A road trip song, ‘Black-Throated Wind’ is one of the more impenetrable lyrics from a band who were never afraid to let the interpretations of their songs take on a life of their own. More important is the impassioned performance and the renaissance of the song, now rightfully viewed as one of Weir’s all-time best.
6. ‘Estimated Prophet’
As the band moved past their ‘Primitive Dead’ phase and into more jazzy territory in the ’70s, the style that would often get associated with the Dead began to take shape. Nebulous jamming, complex chord structures, strange diversions of meter and time signatures. Gone were the more explicit influences of R&B and blues, mostly due to the passing of Ron ‘Pigpen’ McKernan, and with new members Keith and Donna Jean Godchaux, the Dead began to explore some more heady sonic territory.
‘Estimated Prophet’ represents Weir desire to do more than cowboy songs or rock and roll covers. But the psychedelic simplicity of ‘The Other One’ wouldn’t do: Weir wanted something more structured and more elastic. Out came ‘Estimated Prophet’, the perfect balance between the band’s more ambitious arranging and the group’s continued pursuit of melody and hooks. One of the supreme joys of life is watching novice Deadhead try to wrap their head around the song’s mind-bending chord and time changes.
5. ‘One More Saturday Night’
The Dead were a versatile band, able to adopt progressive rock, folk, country, jazz, bluegrass, R&B and just about any other style into their sound. But few genres were as potent to the band’s music as old school rock and roll. The influence of Chuck Berry was something that all the members shared, and their giddy interpretations of songs like ‘Around and Around’, ‘Promised Land’, and ‘Johnny B. Goode’ allowed for a necessary break from the dense and noodle-heavy exploratory jams. Sometimes, a band just needs to rock out.
At one point, Weir decided that he wanted a rock and roll tune for himself, so he tapped the Dead’s in-house lyricist, Robert Hunter, to help him flesh out the tune. Weir changed most of the lyrics, leading Hunter to disown the song, but it’s hard to argue that Weir didn’t make the right choice. ‘One More Saturday Night’ is a rollicking show closer, and if it happens to be that day of the week, you can almost be guaranteed to hear it as a show’s final encore.
4. ‘Playing in the Band’
Weir’s solo album Ace looms large in his legend, mostly due to the fact that it birthed many of his most notable contributions to the Dead canon – and you’ll see that literally half of this list is made up of songs featured on that album. Recorded with all the members of the band, minus Pigpen, Ace is basically a Grateful Dead album if Weir was the only singer, leading to some fascinating alternate universe images of Garcia simply being the lead guitarist.
‘Playing in the Band’ shows off Weir’s early penchant for odd time signatures, cycling through a 10/4 meter that keeps the song tumbling with an idiosyncratic drive. In some small way, the song also extended an Oliver branch to the band’s legions of fans. By singing along, coming to shows, or simply spreading the gospel of the Dead, you too would be playing in the band.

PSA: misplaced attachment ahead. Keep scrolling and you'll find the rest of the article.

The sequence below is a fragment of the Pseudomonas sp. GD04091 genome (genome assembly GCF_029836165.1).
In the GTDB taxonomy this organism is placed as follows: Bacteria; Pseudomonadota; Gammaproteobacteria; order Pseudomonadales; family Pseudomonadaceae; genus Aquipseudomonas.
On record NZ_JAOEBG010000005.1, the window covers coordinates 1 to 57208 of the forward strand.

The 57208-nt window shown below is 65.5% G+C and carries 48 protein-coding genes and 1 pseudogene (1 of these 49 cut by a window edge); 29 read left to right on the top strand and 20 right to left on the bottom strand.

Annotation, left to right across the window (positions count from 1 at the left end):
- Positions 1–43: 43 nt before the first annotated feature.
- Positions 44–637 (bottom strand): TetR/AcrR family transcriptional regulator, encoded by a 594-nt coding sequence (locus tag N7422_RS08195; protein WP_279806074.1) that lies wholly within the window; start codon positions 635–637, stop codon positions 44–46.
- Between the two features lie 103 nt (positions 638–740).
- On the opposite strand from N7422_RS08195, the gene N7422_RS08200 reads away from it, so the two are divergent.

3. ‘Sugar Magnolia’
The Dead didn’t have ‘hits’ in the traditional sense of the word, but as they became more and more legendary within the world of music, specific songs began to escape the internal cult atmosphere of the band and become more recognised to a general audience. You can hear these ‘hits’ from the way more casual fans react to them at Dead shows: ‘Touch of Grey’, ‘Casey Jones’, and ‘Uncle John’s Band’ being some of the most notable.
Along those same lines, ‘Sugar Magnolia’ has become one of the prime ways to integrate casual listeners into the Dead fandom. An uptempo rocker about the wonders of nature and the strong support of a partner, ‘Sugar Magnolia’ radiates the kind of exuberant joy that anyone could key into. The Dead weaponised its indelibleness, playing the song more than any other original tune (the only song to get more stage plays than ‘Sugar Magnolia’? ‘Me & My Uncle’, also sung by Weir)
Legendary Merry Prankster Neal Cassady, who provided the inspiration for the ‘Cowboy Neal’ character of ‘The Other One’, makes a return in ‘Cassidy’, although here he resides as more of a ghost than a character.
Cassidy is named after the daughter of Dead roadie Rex Jackson, but Weir’s writing partner John Perry Barlow imagined the vitality of Cassady being reborn through the eyes of a new life: “I can tell by the way you smile he’s rolling back.”
A beautiful and delicate song about the miracle of life, Weir was never more endearingly genuine than he is singing ‘Cassidy’. Weir himself has an affinity for the song and, when asked what song he wanted to be played at his funeral, Weir responded with the opening lines of ‘Cassidy’, keying into the eternal circle of life and death as illustrated in the lyrics.
1. ‘The Other One’
Bob Weir was very much the kid of the Grateful Dead. Joining the band when he was just 16, Weir was the constant butt of jokes, the target of ribbing, and the occasional source of discontent within the group. As the band evolved, Weir was almost left behind due to his initially rudimentary skills. Weir had to adapt to the psychedelic and dense jamming that the band were adopting, and initially, he had a hard time finding his own vehicle for exploration.
It would be on the band’s second album, Anthem of the Sun, where Weir found his first major leading song. Initially a group composition with multiple parts, ‘That’s It for the Other One’ was eventually separated and condensed to the song’s third section, ‘The Faster We Go, The Rounder We Get’ (with occasional plays of Garcia’s ‘Cryptical Envelopment’). Soon to be known simply as ‘The Other One’, Weir led the band through a legendary psychedelic tale that dovetailed into endless improvisations that could often reach half an hour in length. ‘The Other One’ proved that Weir could follow the band in their exciting new direction.